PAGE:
The activity of analysis requires that we become intimately familiar with all of our data (each Post-It) so that we can leverage our own innate ability to see patterns across a diverse range of information. This requires weeks of sorting, creating clusters, challenging assumptions, and exploring all potentials within our research data. When we first begin the process of pattern finding, our brains take shortcuts. We see clichés and our own biases. This is often where design and market research stops. However the key to understanding is to fatigue our brains sufficiently that we begin to freely associate. At a minimum, this takes a week of effort, and depending on the amount of data, up to several weeks.

 

Synthesising meaning. This is where we gain actual insight. An good rule of thumb is that an insight is a non-obvious behaviour that makes us say “aha!”.

Synthesis is the spark that allows us to see and identify opportunities. It comes when we ask ourselves, “so what does this all mean?” At this stage, we are making connections, looking through patterns to draw new conclusions. We look for things we didn’t see when we review our research as discrete data points. We look for the ways in which the experiences we observe in the world reflects or refutes our data. Meaning emerges when we draw connections between the range of research and observation.

We want to formulate insight based on people’s actions, needs, and desires. We look for those “aha!” behaviours that allow us to define the shape of our design space. Each insight helps us describe the bounds of our concept generation phase. All potential solutions must be in support our insights. Without these limits, concepts will tend to focus on “me-too” products and service or overly broad ideas such as “apps” or “micro-sites”. Well defined insights provide clarity and helpful limits on “what could be”.

 

But what does a good insight look like?

Remember, they are “aha!” observations. When you hear them, you say to yourself “of course!”. They form the very basis of how we behave and their importance gives us direction on how we might design a solution.

As one example, I led a design project within the financial services industry. The organisation’s framing was “how do we make people consolidate their super with us?”. And, yes, it was how do we “make” them consolidate. The reframe was to look into what people valued in their lives. I interviewed 26 Australians that covered a spread of demographics. In my favour, the target group for superannuation was effectively anyone between 18 and dead. Segmentation was used to ensure that results were not inadvertently biased towards any one age, gender, income, or location.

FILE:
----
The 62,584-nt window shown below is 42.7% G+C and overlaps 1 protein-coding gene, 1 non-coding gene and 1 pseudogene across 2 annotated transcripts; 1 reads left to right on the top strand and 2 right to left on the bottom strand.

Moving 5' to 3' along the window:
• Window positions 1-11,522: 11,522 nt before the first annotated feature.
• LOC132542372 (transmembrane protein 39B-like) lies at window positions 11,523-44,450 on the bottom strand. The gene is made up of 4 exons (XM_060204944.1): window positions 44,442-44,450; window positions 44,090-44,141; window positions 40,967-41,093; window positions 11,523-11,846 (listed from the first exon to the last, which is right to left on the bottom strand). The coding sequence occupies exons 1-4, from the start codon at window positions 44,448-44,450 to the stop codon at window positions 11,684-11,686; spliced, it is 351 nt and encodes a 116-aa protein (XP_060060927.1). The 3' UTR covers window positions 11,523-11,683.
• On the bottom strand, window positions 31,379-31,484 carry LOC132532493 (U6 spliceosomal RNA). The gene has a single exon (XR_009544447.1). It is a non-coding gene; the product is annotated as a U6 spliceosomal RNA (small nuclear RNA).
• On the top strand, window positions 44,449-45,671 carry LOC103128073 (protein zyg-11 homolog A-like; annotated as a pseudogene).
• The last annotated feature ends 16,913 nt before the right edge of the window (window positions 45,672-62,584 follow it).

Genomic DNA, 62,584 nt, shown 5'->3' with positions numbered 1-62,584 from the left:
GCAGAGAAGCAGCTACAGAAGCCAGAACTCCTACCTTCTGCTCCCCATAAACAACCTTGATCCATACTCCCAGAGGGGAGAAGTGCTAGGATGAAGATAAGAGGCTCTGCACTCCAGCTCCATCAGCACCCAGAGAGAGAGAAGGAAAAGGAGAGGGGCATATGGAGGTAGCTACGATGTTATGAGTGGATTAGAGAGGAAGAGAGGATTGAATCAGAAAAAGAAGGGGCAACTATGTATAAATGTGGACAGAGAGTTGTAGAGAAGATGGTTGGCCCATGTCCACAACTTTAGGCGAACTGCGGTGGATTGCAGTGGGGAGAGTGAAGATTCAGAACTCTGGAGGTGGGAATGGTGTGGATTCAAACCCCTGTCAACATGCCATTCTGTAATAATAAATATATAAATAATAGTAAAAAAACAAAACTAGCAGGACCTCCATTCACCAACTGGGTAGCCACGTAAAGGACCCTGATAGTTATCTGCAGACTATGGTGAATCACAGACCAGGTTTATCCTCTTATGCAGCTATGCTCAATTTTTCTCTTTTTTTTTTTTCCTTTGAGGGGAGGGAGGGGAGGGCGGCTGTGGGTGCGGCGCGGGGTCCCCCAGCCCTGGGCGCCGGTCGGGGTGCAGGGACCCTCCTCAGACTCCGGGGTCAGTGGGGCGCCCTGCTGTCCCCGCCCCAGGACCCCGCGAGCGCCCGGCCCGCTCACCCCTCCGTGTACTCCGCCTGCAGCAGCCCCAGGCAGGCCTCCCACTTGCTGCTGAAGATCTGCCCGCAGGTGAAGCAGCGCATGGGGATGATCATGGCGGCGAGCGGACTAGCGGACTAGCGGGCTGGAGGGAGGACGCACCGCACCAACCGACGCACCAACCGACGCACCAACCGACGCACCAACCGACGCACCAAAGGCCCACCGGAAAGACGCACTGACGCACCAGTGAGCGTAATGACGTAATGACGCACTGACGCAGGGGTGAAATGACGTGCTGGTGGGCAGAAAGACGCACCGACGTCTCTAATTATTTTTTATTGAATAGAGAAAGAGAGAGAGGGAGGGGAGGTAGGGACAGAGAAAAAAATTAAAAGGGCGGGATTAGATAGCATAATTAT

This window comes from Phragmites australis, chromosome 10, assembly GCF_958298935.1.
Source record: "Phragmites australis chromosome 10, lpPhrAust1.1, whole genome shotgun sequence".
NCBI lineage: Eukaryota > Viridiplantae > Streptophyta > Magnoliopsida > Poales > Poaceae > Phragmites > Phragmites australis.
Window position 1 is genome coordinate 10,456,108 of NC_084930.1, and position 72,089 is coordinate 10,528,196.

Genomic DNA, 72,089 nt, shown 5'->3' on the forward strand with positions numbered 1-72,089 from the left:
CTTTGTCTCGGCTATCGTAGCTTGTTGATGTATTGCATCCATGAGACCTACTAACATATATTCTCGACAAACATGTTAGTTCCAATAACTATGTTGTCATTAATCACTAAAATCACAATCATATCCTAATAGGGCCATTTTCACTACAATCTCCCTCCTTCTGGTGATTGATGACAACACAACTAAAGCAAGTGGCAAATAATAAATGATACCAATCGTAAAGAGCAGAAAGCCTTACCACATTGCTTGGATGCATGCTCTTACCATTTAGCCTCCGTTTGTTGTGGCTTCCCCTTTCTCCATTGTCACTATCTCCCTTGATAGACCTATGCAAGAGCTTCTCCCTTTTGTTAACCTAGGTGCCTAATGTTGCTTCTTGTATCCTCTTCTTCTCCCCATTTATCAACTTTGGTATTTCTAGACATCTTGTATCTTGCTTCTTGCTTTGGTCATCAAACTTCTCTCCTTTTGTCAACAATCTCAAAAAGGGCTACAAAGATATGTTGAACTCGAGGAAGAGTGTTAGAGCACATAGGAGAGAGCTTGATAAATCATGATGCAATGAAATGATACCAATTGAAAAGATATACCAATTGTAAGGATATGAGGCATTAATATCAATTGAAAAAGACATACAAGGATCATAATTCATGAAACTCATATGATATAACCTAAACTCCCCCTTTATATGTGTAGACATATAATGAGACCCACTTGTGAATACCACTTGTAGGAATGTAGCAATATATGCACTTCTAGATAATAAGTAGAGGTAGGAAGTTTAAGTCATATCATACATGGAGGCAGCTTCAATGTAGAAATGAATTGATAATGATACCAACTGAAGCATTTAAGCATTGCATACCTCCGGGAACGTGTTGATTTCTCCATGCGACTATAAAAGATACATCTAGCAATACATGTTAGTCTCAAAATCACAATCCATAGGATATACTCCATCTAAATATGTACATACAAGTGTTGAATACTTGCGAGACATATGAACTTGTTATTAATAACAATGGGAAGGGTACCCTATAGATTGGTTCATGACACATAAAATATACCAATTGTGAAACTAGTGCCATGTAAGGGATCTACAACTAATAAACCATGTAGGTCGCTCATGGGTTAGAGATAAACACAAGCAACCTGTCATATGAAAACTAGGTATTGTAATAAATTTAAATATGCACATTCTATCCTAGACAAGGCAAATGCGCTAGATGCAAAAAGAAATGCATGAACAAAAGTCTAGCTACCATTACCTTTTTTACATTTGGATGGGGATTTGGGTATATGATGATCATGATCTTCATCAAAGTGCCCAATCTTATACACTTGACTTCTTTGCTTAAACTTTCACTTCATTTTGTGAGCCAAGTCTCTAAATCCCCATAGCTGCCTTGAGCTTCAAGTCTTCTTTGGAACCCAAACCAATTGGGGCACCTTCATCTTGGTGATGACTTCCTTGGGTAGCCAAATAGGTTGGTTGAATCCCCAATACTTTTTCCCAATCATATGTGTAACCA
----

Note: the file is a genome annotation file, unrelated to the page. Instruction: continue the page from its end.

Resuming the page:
One important insight that emerged was related to how people think about money. They acted as if it had physical weight. I’ll give you an example of what I mean. Imagine that you have two piles of logs. One pile has 5 logs and the other has 100 logs. If I asked you to consolidate them. What do you do? Well, if you are like most people, you will toss the 5 logs on to the pile of 100. It’s easier.

What if you had two superannuation accounts, one with $5,000 and the other with $100,000. If I ask you to consolidate them, what is your first instinct? If it was to move the $5,000 over to the larger super, congratulations, you are like 95% of Australians. If you thought “well, I’d consider which had the better return and fees”, you are a rare outlier (even those who said they would consider fees often ended up moving the smaller amount because it was deemed to be easier).

So, if you are a superannuation company and you spend a significant amount of marketing trying to convince your customers to consolidate their supers, what is the likely outcome? If you have their big pile of money, you are likely to get their other funds. But if you aren’t the big pile, that same customer will move their fund away from your company (note, superannuation companies don’t have visibility of customer’s other balances). Customers won’t even think twice, as they will be very confident that it is the right thing to do because it is easier. Of course that’s not accurate, it’s all digital and there is no difference in effort. But people’s behaviour is so tied into the fact that they treat money like it has weight, they will make their decision based on less perceived effort, namely moving the smaller fund.

You can see how this insight drastically changes the conversation for a superannuation company. If they speak to super consolidation as a pile of cash, they are just as likely to lose someone’s funds as to gain their other super. If they engage the topic of consolidation such that other considerations take precedent, there is a much higher likelihood of keeping their customers funds in-house and increasing overall balances through consolidation.

This is just one example. But it’s important to note that if your insights don’t provide actionable direction on people’s behaviour, they’re likely platitudes that sound nice but are meaningless. The only way to address this is to go back to where your understanding lacks the necessary rigour: revisit your problem frame, revise and conduct your research again, spend sufficient time pattern finding, or stay with your analysis until you’ve been able to synthesis real understanding into people’s behaviours.

I can’t overemphasise how important it is to have meaningful insight, as these become the foundation for the concepts you and your peers will be developing. Without real insight, your solutions will be irrelevant and clichéd. And as a bonus, real insights are one of the few defences against the opinions of those who have “been in this business 20 years and know what customers want.” Do yourself a favour and don’t shortcut the process of determining what it means to be relevant to your users. Your customers and your business will thank you.